Have you ever baked a batch of cookies and had them spread out across the pan, instead of holding their shape? This can especially be a problem if you haven't left much room between the cookies, and they end up bumping into each other.
There are a number of reasons cookies can spread like that, but they're all under your control. You just need to diagnose the reason. (Also, if you happen to want your cookies to spread, you can use the info below in reverse.)
By the way, the assumption is that you've followed the recipe exactly, and didn't, for example, substitute heavy cream for butter. (Believe me, we get some very interesting emails.)
It's also important to measure properly. The most helpful recipes will list ingredients by weight since volume measurements like cups are notoriously inaccurate. A digital scale you can set to grams is a must-have tool for the home baker.
Oven Temperature Is the #1 Culprit
Having said all that, the main reason cookies spread is that the oven isn't hot enough. It's the heat that sets the cookies, and putting cookies into a too-cool oven means the butter will melt before the cookies have a chance to set.
Just because you set your oven to 350 F doesn't mean it's actually 350 F. Oven thermostats can go out of whack, so yours might be hotter or cooler than it says. To check, get yourself an oven thermometer (a good one can be had for less than five bucks), and adjust if necessary.
Also, some ovens need longer to preheat than others. You might need to preheat for up to 20 minutes to ensure you hit 350 F by the time the cookies actually go in.
By the way, butter isn't the only thing that melts when you bake it. Sugar does, too. So cookies with a lot of sugar in them will tend to spread more than ones with less sugar.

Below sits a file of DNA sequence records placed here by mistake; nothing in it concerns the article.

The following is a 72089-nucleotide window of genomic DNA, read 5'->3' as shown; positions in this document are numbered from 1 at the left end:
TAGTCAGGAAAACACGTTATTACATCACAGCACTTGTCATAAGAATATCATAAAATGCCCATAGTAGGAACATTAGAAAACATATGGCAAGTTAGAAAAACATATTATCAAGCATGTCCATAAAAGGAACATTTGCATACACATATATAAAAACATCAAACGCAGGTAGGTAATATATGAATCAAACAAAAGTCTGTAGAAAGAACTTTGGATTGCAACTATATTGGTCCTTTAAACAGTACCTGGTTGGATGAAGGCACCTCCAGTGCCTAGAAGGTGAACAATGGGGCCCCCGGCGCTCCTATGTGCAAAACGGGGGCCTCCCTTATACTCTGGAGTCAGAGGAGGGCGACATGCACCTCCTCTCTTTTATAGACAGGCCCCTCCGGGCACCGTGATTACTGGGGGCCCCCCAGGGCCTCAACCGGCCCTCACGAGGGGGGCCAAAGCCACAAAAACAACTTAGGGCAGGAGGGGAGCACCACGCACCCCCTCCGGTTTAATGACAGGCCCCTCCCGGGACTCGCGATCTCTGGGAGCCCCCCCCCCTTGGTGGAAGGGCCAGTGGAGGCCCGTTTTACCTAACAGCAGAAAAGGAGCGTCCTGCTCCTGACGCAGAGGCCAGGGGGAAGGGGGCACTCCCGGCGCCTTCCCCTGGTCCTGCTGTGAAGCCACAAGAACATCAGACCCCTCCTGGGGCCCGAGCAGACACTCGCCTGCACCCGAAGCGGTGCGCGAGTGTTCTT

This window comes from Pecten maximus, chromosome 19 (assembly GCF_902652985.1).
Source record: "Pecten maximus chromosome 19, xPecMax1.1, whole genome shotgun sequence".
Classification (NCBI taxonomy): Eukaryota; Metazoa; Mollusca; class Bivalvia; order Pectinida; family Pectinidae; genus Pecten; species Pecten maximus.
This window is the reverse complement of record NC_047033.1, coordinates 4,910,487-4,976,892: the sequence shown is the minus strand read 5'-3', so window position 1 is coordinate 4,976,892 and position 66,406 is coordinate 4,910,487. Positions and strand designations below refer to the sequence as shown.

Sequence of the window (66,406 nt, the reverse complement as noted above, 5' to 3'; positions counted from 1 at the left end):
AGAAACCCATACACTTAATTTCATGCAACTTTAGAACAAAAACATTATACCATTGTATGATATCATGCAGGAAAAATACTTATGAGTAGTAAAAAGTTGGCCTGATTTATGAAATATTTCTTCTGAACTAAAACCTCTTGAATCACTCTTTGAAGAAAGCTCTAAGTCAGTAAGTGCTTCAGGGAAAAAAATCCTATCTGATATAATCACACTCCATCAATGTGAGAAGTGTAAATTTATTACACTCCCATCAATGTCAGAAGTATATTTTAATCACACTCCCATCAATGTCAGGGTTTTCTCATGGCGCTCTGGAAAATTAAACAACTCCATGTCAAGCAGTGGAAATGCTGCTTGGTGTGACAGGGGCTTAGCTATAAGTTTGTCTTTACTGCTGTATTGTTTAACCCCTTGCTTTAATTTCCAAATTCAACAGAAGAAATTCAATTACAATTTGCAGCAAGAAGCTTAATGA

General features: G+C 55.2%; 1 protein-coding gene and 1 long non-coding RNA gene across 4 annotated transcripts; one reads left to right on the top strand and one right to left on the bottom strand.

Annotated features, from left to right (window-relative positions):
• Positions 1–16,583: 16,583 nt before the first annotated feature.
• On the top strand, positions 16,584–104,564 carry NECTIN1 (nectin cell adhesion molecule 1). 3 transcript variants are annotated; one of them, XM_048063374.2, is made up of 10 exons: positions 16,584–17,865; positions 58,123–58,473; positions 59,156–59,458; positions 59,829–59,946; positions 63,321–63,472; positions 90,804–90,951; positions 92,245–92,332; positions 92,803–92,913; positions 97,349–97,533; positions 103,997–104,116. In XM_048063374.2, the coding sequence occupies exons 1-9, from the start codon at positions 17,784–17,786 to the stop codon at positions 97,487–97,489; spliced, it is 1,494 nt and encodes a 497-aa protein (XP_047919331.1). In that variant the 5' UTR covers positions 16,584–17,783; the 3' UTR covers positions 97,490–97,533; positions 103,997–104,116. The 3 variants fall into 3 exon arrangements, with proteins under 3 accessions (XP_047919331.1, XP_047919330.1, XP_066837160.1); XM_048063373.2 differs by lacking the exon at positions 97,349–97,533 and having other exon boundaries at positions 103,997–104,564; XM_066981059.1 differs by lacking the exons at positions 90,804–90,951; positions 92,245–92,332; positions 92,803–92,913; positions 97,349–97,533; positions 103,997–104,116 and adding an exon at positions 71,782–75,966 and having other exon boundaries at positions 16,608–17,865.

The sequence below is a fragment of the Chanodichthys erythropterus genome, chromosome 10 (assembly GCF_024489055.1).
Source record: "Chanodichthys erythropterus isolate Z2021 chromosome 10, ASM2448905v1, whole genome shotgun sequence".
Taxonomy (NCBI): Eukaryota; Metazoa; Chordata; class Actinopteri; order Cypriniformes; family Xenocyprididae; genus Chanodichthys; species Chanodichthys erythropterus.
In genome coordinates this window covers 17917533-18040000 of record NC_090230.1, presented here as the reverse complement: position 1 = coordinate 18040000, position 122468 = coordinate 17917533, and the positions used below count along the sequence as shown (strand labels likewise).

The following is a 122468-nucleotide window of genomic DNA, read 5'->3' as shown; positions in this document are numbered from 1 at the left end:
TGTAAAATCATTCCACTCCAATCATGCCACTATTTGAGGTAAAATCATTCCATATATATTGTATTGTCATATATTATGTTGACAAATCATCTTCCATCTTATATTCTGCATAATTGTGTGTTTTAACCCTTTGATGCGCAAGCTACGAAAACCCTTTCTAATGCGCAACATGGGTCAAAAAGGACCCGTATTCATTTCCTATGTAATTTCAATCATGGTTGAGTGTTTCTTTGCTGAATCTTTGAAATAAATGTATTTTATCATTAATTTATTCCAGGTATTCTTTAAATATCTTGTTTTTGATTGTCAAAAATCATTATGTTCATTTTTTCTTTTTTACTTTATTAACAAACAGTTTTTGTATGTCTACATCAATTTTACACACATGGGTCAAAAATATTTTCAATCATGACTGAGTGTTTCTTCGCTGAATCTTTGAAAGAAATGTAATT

And if you use coarse sugar, your cookies will spread more. Using granulated sugar, superfine sugar or confectioners sugar will reduce spread.
Watch the Water Content of Butter
Another problem is that most butter contains around 19 percent water, and water will cause your cookies to spread. You could substitute shortening, which is 100 percent fat, but then you'd be sacrificing the flavor of butter, which in my opinion is not a worthwhile sacrifice.
European butter and some domestic butter from smaller dairies have less water in them, and they'll cost a bit more. But whatever you do, don't use those tubs of whipped butter. Not only do they have high water content, they also have a lot of air in them, which will also cause your cookies to spread.
We know it's hard to believe, but cookies baked on a light-colored shiny pan will spread more than ones baked on a dark pan. This comes down to temperature again.
Since dark pans absorb more heat, the cookies will set faster. But keep an eye on the cookies to make sure they don't burn on the bottom.
Don't Grease the Pan
If you've controlled all of these factors, you can also chill, or better yet, freeze the dough before you bake it.
Doing this will help the cookies hold their shape longer in the oven. We like to roll the cookie dough into a tube, freeze it, and then cut off slices, arrange them on the baking sheet and bake them.